My name is Nellie, and I take pride in helping protect the children of my community through active leadership roles in my local church and in the Boy Scouts of America.  Bad word make me sad.

Offline pianoworthy

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Re: Which Beethoven's sonata I should pick?
Reply #4 on: August 20, 2017, 10:13:40 PM
31st is one of those pieces I think any concert pianist should learn before they die. It's also the least difficult out of the ones you mentioned.

Offline suoyung

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Re: Which Beethoven's sonata I should pick?
Reply #5 on: August 21, 2017, 05:53:18 AM
j_tour, oh, I am really sorry again, I am not French either :D It's just a quote from Ravel's Valses nobles et sentimentales. I liked it very much, so I putted it in my signature.
Thank you very much for your advice. But the school that I am willing to apply is a good one, and I am certain that many of appliers will be at least my level. I have so much to learn yet.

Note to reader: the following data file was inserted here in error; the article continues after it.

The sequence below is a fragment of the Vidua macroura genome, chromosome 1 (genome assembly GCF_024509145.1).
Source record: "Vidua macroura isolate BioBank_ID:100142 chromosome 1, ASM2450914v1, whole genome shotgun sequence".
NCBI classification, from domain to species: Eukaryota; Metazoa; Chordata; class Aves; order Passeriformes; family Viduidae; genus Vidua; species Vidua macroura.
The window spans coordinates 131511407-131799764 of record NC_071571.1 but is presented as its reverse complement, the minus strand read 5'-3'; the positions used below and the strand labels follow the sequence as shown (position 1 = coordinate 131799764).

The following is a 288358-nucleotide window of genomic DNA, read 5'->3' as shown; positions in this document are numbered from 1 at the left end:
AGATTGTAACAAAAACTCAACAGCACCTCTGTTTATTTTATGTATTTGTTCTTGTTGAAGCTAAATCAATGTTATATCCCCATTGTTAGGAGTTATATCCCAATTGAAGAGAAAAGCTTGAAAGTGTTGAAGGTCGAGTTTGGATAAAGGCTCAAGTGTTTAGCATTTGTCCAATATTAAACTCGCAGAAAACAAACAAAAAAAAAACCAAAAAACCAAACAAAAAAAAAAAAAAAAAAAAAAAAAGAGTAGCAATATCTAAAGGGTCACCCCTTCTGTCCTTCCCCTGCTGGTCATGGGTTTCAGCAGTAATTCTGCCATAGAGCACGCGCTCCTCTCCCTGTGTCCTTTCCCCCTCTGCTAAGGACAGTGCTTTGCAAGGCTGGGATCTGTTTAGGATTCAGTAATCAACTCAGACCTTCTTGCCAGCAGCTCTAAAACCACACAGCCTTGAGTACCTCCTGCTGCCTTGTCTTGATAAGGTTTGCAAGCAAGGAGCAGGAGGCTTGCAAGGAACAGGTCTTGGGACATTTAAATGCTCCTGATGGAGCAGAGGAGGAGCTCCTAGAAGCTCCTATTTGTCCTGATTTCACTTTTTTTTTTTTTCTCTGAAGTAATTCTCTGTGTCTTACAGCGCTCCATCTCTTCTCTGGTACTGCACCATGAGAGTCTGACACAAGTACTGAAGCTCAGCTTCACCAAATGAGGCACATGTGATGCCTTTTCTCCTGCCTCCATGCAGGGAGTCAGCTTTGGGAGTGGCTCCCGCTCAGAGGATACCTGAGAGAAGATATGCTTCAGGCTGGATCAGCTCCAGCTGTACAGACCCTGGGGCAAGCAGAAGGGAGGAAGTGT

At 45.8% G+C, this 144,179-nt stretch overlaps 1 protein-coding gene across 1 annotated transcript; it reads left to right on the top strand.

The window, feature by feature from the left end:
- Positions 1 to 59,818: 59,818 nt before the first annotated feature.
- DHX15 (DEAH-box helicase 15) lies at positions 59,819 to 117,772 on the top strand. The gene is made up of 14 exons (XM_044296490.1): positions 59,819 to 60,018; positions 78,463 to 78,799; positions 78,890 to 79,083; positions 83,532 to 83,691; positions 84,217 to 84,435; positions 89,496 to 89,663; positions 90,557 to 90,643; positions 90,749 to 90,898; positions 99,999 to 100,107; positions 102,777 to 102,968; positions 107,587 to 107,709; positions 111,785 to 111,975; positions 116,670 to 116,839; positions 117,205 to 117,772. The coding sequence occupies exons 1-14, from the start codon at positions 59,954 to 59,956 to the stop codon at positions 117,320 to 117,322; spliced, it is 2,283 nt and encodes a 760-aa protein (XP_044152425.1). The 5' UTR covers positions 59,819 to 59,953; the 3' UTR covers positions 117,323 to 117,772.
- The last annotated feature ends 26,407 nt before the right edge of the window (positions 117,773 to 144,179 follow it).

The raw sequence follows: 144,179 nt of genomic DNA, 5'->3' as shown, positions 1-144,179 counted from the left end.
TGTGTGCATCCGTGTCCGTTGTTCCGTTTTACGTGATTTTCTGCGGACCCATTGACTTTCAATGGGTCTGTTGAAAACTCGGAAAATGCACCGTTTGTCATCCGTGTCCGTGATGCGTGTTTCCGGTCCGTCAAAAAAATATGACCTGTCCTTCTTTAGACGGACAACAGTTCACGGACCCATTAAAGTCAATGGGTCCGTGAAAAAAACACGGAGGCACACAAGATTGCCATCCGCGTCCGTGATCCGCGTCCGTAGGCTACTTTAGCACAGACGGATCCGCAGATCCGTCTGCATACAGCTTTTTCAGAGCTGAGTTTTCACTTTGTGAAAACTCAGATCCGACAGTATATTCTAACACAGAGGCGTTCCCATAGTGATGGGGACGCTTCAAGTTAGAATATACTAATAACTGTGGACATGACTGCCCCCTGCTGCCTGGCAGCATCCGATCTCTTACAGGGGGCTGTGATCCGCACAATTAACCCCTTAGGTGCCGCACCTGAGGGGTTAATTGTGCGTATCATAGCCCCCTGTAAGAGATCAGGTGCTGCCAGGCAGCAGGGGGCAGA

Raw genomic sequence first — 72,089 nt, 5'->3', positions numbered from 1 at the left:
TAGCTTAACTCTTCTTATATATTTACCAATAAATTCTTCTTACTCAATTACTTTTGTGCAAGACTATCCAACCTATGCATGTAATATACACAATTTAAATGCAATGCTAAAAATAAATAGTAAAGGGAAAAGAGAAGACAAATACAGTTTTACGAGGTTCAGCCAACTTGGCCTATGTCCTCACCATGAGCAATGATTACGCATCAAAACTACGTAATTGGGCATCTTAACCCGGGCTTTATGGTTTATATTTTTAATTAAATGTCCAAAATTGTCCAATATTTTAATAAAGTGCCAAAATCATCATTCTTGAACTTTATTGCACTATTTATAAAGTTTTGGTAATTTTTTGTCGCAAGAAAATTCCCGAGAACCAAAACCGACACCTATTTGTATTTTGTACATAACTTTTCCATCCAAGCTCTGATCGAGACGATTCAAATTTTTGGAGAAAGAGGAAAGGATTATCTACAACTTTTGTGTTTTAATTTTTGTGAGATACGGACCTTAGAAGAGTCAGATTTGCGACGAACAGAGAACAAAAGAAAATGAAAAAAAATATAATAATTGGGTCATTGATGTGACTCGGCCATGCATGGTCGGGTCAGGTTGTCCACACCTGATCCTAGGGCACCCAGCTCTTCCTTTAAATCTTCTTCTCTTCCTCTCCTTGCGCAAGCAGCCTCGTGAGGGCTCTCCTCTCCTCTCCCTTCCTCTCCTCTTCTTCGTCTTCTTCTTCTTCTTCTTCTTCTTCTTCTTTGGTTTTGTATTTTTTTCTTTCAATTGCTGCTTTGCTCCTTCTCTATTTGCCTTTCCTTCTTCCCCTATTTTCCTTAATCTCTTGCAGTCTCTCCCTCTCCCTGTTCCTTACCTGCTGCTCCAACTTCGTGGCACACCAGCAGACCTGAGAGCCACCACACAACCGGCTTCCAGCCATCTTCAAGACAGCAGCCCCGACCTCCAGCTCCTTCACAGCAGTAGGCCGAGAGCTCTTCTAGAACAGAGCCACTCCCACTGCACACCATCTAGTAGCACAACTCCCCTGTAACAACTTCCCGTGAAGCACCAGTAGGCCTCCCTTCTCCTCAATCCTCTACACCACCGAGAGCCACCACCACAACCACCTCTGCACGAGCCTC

What about improvisations, no, of course I can't, unfortunately. My music improvisations skills progress is only by experimenting on my own, and it is very slow.

pianoworthy, thank you for your opinion! I think every of his late sonatas are worth playing before dying. And how would you put them from easiest to the most difficult? 
... le plaisir delicieux et toujours noevau d\'une occupation inutile...

Offline j_tour

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Re: Which Beethoven's sonata I should pick?
Reply #6 on: August 21, 2017, 06:00:04 PM
j_tour, oh, I am really sorry again, I am not French either :D It's just a quote from Ravel's Valses nobles et sentimentales. I liked it very much, so I putted it in my signature.
Thank you very much for your advice. But the school that I am willing to apply is a good one, and I am certain that many of appliers will be at least my level. I have so much to learn yet.